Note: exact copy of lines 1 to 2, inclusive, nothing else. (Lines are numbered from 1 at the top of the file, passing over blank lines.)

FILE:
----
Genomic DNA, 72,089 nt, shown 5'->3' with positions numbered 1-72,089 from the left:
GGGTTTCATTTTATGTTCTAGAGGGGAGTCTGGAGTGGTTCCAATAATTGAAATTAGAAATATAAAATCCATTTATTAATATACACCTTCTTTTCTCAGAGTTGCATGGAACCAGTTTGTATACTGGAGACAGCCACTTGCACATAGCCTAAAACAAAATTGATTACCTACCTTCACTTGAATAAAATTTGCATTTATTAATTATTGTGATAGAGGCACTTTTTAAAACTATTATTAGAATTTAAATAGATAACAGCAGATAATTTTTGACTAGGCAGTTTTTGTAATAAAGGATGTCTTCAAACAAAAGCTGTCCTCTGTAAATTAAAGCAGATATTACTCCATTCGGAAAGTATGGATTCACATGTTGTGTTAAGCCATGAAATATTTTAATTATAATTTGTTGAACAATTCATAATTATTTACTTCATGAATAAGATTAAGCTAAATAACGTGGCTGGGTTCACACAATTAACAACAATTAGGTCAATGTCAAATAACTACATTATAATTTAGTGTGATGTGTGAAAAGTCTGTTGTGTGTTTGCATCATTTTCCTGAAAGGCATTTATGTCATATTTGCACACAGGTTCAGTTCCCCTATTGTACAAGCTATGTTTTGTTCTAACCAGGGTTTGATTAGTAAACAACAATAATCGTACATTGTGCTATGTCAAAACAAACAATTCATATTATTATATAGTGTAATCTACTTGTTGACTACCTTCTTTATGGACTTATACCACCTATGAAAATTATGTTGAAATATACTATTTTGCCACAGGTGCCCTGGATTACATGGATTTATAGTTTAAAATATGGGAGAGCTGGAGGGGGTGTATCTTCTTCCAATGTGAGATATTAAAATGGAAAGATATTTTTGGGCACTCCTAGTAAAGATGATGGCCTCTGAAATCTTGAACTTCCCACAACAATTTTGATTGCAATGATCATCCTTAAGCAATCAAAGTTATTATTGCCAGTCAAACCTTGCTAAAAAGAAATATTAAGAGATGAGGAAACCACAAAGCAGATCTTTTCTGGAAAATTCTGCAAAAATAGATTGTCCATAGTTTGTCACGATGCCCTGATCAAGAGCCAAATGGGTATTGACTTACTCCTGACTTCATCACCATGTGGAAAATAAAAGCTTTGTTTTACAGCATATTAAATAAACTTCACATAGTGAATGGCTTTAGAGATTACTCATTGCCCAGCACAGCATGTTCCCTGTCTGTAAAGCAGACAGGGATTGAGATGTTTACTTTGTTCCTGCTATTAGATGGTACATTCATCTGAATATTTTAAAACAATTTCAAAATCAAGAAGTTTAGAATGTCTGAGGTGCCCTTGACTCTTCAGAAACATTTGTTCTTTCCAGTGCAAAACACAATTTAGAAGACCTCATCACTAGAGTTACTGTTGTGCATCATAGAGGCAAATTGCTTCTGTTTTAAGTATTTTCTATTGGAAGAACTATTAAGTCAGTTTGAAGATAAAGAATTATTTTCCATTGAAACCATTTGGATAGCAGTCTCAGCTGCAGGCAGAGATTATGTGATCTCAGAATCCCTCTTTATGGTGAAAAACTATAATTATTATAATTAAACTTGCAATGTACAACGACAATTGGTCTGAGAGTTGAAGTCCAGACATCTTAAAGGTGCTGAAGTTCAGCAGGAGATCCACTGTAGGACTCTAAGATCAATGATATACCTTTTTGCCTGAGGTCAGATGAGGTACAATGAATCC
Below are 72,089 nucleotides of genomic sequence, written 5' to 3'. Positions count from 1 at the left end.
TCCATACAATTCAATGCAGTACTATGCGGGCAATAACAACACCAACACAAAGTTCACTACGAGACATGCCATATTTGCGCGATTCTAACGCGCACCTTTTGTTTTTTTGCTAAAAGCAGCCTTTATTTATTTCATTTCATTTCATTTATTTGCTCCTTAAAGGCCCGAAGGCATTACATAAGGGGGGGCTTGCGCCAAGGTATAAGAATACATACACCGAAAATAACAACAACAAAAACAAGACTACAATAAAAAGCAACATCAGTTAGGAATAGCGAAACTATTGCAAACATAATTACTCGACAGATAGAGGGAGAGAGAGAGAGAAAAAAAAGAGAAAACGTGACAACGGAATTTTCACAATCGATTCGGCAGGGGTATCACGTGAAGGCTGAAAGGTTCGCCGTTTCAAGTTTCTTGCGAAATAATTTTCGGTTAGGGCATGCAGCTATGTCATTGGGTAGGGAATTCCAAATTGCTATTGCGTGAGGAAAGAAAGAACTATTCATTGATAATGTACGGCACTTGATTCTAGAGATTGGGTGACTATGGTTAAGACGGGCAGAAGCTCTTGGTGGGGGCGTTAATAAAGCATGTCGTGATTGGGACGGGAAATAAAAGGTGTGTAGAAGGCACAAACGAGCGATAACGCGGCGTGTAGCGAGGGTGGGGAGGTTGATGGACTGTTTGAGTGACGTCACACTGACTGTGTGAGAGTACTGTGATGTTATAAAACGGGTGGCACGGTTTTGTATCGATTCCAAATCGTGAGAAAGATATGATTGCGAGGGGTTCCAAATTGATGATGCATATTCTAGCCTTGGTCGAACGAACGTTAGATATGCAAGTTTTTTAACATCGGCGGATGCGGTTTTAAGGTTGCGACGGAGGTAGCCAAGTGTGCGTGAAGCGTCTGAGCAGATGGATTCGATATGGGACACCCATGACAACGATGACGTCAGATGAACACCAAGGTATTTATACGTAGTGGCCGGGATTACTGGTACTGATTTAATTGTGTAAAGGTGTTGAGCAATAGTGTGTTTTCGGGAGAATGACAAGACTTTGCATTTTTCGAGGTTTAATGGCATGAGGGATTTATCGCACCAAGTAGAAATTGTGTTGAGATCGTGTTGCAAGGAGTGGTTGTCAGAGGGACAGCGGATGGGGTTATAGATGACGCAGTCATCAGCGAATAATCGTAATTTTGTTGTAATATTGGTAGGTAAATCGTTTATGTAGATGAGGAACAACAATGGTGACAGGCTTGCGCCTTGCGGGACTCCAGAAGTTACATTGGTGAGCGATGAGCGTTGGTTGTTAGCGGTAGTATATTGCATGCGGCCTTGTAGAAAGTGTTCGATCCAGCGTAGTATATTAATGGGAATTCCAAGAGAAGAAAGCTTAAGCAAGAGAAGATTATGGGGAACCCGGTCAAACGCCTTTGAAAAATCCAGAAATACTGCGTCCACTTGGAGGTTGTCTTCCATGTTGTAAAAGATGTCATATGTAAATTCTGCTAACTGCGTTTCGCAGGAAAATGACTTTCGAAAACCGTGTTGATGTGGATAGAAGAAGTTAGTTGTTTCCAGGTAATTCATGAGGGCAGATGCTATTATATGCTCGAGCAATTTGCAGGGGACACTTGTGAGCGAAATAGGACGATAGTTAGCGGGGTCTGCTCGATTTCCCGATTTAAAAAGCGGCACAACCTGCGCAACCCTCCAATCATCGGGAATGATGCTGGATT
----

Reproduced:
Genomic DNA, 72,089 nt, shown 5'->3' with positions numbered 1-72,089 from the left:
GGGTTTCATTTTATGTTCTAGAGGGGAGTCTGGAGTGGTTCCAATAATTGAAATTAGAAATATAAAATCCATTTATTAATATACACCTTCTTTTCTCAGAGTTGCATGGAACCAGTTTGTATACTGGAGACAGCCACTTGCACATAGCCTAAAACAAAATTGATTACCTACCTTCACTTGAATAAAATTTGCATTTATTAATTATTGTGATAGAGGCACTTTTTAAAACTATTATTAGAATTTAAATAGATAACAGCAGATAATTTTTGACTAGGCAGTTTTTGTAATAAAGGATGTCTTCAAACAAAAGCTGTCCTCTGTAAATTAAAGCAGATATTACTCCATTCGGAAAGTATGGATTCACATGTTGTGTTAAGCCATGAAATATTTTAATTATAATTTGTTGAACAATTCATAATTATTTACTTCATGAATAAGATTAAGCTAAATAACGTGGCTGGGTTCACACAATTAACAACAATTAGGTCAATGTCAAATAACTACATTATAATTTAGTGTGATGTGTGAAAAGTCTGTTGTGTGTTTGCATCATTTTCCTGAAAGGCATTTATGTCATATTTGCACACAGGTTCAGTTCCCCTATTGTACAAGCTATGTTTTGTTCTAACCAGGGTTTGATTAGTAAACAACAATAATCGTACATTGTGCTATGTCAAAACAAACAATTCATATTATTATATAGTGTAATCTACTTGTTGACTACCTTCTTTATGGACTTATACCACCTATGAAAATTATGTTGAAATATACTATTTTGCCACAGGTGCCCTGGATTACATGGATTTATAGTTTAAAATATGGGAGAGCTGGAGGGGGTGTATCTTCTTCCAATGTGAGATATTAAAATGGAAAGATATTTTTGGGCACTCCTAGTAAAGATGATGGCCTCTGAAATCTTGAACTTCCCACAACAATTTTGATTGCAATGATCATCCTTAAGCAATCAAAGTTATTATTGCCAGTCAAACCTTGCTAAAAAGAAATATTAAGAGATGAGGAAACCACAAAGCAGATCTTTTCTGGAAAATTCTGCAAAAATAGATTGTCCATAGTTTGTCACGATGCCCTGATCAAGAGCCAAATGGGTATTGACTTACTCCTGACTTCATCACCATGTGGAAAATAAAAGCTTTGTTTTACAGCATATTAAATAAACTTCACATAGTGAATGGCTTTAGAGATTACTCATTGCCCAGCACAGCATGTTCCCTGTCTGTAAAGCAGACAGGGATTGAGATGTTTACTTTGTTCCTGCTATTAGATGGTACATTCATCTGAATATTTTAAAACAATTTCAAAATCAAGAAGTTTAGAATGTCTGAGGTGCCCTTGACTCTTCAGAAACATTTGTTCTTTCCAGTGCAAAACACAATTTAGAAGACCTCATCACTAGAGTTACTGTTGTGCATCATAGAGGCAAATTGCTTCTGTTTTAAGTATTTTCTATTGGAAGAACTATTAAGTCAGTTTGAAGATAAAGAATTATTTTCCATTGAAACCATTTGGATAGCAGTCTCAGCTGCAGGCAGAGATTATGTGATCTCAGAATCCCTCTTTATGGTGAAAAACTATAATTATTATAATTAAACTTGCAATGTACAACGACAATTGGTCTGAGAGTTGAAGTCCAGACATCTTAAAGGTGCTGAAGTTCAGCAGGAGATCCACTGTAGGACTCTAAGATCAATGATATACCTTTTTGCCTGAGGTCAGATGAGGTACAATGAATCC